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striving to take in the whole picture

striving to take in the whole picture/when the table turns

by Judy
May 23, 2013 

At one time in my life I was a Buddhist practitioner and loved hearing stories about the Buddha, the fully enlightened one. One of the stories I loved hearing was how the Buddha taught his students by what is called skillful means which meant that he would use different practices and techniques for different students depending upon their temperament, background and particular weaknesses. I thought of that recently after reading an article in The New York Times about a dermatologist who was questioning her use of extreme treatment in order to get rid of low risk skin cancers (not melanoma) in very elderly people. The article cited that one patient, 95 years old, had suffered terribly after having some growths removed that didn’t heal well afterwards. He literally had to have an ear removed and was in a lot of pain at the end of his life. The question is, was it really necessary? I was very interested in this as I recently had to decide whether to have my 97 year old mom get injections for advanced osteoporosis. After an investigation researching the pros and cons and taking in my mom’s situation, I decided against it.

Why do I bring up the Buddha in this case? Because he looked at the particular as well as the general - the particular person and their temperament and history and from there decided on the “methodology” to advance his students. And that is what struck me in reading this article - how the tendency in medicine these days is to go with the general and not the particular; in this case automatically giving a routine treatment without looking at the whole person and their needs. The dermatologist in the article was questioning this automatic prescribed medical treatment for people in their eighties and up who are frail and already not in good health. Giving treatment could lead to making the patient’s last few years on earth quite miserable while not treating would not necessarily lead to further complications.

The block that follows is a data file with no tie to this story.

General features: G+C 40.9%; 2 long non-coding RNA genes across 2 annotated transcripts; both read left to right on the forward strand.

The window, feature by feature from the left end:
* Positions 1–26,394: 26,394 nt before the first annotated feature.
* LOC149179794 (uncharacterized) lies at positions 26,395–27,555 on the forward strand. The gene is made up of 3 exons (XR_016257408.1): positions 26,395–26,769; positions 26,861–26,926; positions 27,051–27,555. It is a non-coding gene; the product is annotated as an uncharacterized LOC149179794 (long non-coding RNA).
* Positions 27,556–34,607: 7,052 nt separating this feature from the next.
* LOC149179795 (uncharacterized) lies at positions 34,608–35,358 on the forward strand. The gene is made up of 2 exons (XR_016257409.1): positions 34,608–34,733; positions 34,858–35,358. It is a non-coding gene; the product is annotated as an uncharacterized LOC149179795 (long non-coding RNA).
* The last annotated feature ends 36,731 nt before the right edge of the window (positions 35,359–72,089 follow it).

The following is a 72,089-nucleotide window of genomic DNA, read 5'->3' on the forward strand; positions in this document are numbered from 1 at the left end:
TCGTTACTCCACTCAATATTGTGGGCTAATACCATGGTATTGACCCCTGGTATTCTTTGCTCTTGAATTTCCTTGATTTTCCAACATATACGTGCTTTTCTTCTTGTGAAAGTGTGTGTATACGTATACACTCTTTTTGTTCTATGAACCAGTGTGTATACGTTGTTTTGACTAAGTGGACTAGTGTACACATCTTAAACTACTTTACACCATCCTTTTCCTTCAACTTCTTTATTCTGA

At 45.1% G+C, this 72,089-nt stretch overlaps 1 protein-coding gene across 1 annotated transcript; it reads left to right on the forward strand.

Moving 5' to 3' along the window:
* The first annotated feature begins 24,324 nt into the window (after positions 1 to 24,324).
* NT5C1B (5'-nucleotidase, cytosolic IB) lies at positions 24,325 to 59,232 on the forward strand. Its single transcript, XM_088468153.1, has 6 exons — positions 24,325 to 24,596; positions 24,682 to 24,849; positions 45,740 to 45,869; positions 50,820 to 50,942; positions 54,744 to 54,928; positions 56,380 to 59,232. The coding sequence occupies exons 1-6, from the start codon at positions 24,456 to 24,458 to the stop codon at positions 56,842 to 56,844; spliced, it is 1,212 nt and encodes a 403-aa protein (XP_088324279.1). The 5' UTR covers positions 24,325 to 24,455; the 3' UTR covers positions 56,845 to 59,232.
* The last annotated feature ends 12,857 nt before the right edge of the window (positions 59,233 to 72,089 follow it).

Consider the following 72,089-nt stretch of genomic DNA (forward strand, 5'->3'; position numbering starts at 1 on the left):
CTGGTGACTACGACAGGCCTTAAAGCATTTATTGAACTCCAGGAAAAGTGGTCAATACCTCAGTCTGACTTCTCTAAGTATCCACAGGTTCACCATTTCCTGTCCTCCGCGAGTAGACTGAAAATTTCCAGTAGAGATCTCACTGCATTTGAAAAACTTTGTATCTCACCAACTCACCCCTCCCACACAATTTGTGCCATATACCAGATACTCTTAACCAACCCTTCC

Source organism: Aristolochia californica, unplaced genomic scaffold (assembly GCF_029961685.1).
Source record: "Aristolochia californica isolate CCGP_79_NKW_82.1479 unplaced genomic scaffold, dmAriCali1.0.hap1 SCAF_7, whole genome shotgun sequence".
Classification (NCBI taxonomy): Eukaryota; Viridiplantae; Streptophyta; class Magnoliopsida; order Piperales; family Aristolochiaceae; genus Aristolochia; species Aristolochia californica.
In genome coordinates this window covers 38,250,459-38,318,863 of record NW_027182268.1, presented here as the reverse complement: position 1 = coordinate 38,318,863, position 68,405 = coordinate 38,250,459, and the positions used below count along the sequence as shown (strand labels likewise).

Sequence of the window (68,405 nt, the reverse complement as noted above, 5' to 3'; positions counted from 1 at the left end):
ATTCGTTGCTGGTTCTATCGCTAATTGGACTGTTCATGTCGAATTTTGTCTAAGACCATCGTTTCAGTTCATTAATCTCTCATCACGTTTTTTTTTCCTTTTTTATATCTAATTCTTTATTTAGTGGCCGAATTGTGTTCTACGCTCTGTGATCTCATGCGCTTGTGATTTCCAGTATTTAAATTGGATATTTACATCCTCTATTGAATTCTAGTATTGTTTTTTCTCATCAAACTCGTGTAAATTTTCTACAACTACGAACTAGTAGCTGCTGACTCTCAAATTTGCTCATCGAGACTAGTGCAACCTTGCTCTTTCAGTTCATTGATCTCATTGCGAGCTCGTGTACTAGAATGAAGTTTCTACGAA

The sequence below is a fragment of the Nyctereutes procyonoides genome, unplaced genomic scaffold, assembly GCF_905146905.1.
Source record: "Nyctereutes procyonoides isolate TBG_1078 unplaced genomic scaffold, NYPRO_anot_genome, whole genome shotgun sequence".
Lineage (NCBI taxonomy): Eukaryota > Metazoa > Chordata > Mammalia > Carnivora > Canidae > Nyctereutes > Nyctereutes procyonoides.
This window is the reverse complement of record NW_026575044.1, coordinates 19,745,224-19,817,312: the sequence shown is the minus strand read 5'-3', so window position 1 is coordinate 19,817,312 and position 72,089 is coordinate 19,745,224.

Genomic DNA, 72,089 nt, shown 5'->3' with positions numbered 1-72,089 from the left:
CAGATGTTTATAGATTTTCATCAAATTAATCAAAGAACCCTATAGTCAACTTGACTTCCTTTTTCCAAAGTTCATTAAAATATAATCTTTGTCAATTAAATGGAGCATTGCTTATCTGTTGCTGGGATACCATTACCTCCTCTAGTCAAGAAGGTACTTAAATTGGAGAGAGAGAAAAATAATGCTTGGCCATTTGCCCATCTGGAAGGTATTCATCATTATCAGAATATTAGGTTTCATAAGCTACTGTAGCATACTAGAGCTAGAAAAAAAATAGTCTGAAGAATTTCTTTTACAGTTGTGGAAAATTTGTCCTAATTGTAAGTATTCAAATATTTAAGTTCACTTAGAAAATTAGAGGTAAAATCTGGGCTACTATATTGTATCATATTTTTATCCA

There is always the option to do nothing and wait and see what happens. If I were a doctor, I could imagine it would feel like quite a risk to not do anything. It certainly isn’t the way of the western medical field where often less is not considered a viable option - it’s usually more and more treatment. Where does the human element come into this picture? How deeply is the whole picture taken into account? Of course one would have to see the patient again and watch over the situation but it’s so contrary to how the medical field in general operates. In this article it said that it’s rare – something like 3 percent of doctors don’t do anything in cases like this.

The more I reflect on this situation it really becomes impossible to take one position about it all. I definitely don’t want to create any polarity between the medical field and patients. Certainly I believe doctors on the whole are very well intentioned and want to help. It’s not easy work at all…I have incredible respect for what they are doing. We are dealing with a very complex situation where the patient often has forfeited their responsibility and the doctor is in some ways at the mercy of a whole system that does not give him/her a lot of room to navigate. But there is a way out or at least the beginning of a way out. More and more I feel it’s really about bringing back the human element - bringing back a dialogue between patient, doctor and primary caregiver in wanting to find out what the best next step is. It’s so much about communication on a very human level. And isn’t this true in all parts of our life, not just the medical field.

What strikes me most is how much attention, care and independent thinking has to go into every situation whether we are the doctor, the patient or primary caregiver. We can’t put it all in one box which is what systems and the scientific viewpoint often try to do. And that is not to deny how much we need systems and science. They have contributed enormously to our well-being and advancement of our culture. However now we are all being called wherever we are; caregiver, doctor, nurse, patient to rise to another level of attention. It’s the easy way out to blame the other, whoever the other is and requires much more of us when we strive to take in the whole picture and keep looking and assessing. And there are no easy answers either but the direction is always toward our humanity and toward feeling the weight of responsibility on our shoulders. This is a huge topic and I feel I’m just scratching the surface, but I wanted to bring this dialogue with myself and with you to our attention as we are all implicated.

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